Enable extreme scale for business-critical transactions

The scalability and agility of this pattern stretches far beyond the simple delivery of content and marketing experiences to enable business transactions, digital commerce, and online customer conversion at incomparable scale.

Build the entire system for change

Our third pattern can rapidly – and independently – evolve both your cross-channel consumer experience and its underlying integrations/transactional systems without needing to “rip and replace” with every major change.

Unite the CMO and CIO in collaboration

The ultimate goal of this pattern is to empower marketers with the toolsets they need to create and deliver great experiences, while simultaneously gifting IT with an architecture pattern that allows them to not only rapidly scale, manage, and maintain the solution easily but also to become the CMO’s best friend by supporting their (and the architecture’s) need to evolve.

Based on microservices, which are typically the core of the digital experience platform, this pattern is ideal for the heavy orchestration involved in architecting omni-channel consumer experiences at web scale. These applications include cross-channel business-to-consumer or business-to-business commerce, multi-brand or multi-store product catalogs with high counts, and high-volume order or transaction processing. This third pattern is also preferred for integrating across browsing, shopping, purchasing, and customer service interactions.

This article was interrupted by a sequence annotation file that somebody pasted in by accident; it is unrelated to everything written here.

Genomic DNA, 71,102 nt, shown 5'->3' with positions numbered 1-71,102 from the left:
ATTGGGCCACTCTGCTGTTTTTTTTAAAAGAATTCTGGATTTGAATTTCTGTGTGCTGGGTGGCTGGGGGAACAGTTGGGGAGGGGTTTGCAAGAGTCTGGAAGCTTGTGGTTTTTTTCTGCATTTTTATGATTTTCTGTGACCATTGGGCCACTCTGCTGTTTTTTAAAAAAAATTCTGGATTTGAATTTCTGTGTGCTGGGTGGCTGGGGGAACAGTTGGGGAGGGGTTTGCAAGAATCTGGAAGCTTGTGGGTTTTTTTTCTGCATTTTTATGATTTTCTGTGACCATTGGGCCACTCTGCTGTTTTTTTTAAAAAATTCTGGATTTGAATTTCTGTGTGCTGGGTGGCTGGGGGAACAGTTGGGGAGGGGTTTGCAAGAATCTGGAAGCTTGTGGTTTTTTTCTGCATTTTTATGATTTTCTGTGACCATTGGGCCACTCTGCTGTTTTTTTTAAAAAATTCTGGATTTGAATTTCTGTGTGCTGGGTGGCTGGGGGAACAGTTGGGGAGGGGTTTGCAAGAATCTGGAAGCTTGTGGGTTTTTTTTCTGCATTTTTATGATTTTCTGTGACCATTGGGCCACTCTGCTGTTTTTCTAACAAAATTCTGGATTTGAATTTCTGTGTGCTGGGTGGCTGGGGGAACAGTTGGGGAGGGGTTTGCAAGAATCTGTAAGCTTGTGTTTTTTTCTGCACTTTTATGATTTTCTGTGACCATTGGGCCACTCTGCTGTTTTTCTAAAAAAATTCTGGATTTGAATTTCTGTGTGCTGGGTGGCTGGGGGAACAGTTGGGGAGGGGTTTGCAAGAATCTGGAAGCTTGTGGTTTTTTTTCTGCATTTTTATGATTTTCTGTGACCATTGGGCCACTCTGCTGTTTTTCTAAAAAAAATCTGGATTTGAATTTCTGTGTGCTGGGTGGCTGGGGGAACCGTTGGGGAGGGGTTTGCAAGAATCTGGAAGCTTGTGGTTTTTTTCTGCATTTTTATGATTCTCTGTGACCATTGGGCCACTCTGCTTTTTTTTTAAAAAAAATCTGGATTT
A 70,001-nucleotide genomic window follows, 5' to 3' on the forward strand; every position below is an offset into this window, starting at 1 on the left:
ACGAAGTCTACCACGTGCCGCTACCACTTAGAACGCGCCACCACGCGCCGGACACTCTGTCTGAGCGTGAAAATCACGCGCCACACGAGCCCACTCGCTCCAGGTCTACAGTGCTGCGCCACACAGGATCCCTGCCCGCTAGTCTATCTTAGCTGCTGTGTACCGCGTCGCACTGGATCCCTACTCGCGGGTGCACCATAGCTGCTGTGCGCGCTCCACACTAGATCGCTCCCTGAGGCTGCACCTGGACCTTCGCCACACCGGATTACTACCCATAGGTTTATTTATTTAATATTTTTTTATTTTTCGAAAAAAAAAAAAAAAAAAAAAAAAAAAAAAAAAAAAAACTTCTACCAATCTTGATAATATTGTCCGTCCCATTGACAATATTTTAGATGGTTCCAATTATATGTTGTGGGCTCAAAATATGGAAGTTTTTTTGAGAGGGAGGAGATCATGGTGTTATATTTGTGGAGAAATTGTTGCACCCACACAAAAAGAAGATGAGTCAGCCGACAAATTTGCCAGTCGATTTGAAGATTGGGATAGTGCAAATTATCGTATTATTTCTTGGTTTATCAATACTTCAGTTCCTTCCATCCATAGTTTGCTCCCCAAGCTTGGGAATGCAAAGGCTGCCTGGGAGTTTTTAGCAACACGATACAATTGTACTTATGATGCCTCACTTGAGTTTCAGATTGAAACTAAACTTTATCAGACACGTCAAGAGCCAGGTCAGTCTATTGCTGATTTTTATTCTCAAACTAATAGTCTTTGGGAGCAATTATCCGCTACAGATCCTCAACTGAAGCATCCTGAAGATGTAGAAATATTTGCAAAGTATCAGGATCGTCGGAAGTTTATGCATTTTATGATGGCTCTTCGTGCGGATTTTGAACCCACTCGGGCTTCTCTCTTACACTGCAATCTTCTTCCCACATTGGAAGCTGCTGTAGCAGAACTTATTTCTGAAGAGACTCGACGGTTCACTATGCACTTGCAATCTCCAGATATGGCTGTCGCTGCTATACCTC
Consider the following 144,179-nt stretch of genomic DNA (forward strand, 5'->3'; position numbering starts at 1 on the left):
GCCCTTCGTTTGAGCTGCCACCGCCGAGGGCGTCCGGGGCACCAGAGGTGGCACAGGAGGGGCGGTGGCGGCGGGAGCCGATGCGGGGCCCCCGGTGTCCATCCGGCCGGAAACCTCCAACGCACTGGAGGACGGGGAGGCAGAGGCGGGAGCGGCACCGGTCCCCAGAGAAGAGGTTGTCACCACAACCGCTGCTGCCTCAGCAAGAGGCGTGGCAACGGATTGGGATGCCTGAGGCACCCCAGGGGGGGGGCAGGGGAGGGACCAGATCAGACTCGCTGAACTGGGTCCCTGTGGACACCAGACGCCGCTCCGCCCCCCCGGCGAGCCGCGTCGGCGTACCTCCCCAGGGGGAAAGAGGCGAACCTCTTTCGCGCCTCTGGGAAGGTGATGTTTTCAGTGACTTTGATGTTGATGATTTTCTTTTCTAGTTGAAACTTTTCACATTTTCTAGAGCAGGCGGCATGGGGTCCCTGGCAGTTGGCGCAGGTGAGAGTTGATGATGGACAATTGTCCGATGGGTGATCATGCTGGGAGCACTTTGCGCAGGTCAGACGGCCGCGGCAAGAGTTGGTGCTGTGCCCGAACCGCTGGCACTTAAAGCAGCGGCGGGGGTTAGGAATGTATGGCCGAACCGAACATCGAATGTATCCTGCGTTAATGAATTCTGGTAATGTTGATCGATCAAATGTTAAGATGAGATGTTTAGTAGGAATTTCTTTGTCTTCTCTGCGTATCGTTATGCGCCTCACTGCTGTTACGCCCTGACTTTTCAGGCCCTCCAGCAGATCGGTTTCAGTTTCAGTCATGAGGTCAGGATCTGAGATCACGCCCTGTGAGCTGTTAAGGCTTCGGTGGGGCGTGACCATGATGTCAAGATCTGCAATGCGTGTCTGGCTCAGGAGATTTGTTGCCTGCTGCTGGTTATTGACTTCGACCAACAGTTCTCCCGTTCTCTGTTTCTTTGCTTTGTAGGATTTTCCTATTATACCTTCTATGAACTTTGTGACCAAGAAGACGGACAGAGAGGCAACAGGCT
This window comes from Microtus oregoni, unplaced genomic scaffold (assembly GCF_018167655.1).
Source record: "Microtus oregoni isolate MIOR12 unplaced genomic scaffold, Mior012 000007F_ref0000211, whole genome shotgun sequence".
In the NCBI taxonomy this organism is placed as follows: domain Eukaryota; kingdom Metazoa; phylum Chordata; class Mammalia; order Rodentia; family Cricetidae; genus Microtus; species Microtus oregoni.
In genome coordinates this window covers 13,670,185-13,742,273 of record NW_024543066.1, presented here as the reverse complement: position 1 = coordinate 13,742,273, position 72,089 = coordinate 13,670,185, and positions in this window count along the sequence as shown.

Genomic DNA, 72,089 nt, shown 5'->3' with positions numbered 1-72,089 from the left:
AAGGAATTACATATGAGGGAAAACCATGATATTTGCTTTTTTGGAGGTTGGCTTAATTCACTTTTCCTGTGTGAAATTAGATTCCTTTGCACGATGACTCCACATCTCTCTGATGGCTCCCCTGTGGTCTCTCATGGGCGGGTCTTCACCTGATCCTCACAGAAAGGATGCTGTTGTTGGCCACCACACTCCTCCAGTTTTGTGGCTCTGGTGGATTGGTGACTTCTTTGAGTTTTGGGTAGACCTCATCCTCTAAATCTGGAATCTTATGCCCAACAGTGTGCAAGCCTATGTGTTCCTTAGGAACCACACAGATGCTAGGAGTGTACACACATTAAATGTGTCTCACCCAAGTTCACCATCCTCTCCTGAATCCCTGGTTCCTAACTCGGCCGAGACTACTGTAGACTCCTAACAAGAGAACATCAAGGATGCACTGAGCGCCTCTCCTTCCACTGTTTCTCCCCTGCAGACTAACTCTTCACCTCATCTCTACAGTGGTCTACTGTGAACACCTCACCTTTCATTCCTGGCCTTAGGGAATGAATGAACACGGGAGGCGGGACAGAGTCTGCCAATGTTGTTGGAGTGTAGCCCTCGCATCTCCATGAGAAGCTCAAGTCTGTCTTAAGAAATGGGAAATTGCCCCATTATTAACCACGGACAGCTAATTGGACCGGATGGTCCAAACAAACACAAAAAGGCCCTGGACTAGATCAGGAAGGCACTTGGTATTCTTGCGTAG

All of the aforementioned examples necessitate a high degree of modularity and agility – along with the ability to manage, deploy, and upscale each layer independently. A cloud-native, pure microservices architecture pattern solves for 
this by adopting an everything-as-a-service model that identifies multiple interactions (e.g., content consumption, commerce experience management, ordering, product catalogs, promotions, loyalty) as “headless” services (see Figure 4). The headless approach is what allows for a high degree of decoupling and flexibility across the consumer experience. It supports a variety of evolving channels, as well as offers 
a platform architecture future-proofed for the evolving technology landscape – 
one in which individual services and their underlying products are likely to change over time.


Microservices architecture

This pattern is supported by a “headless” services mindset that caters to strong decoupling and flexibility across various underlying technology components of the customer experience.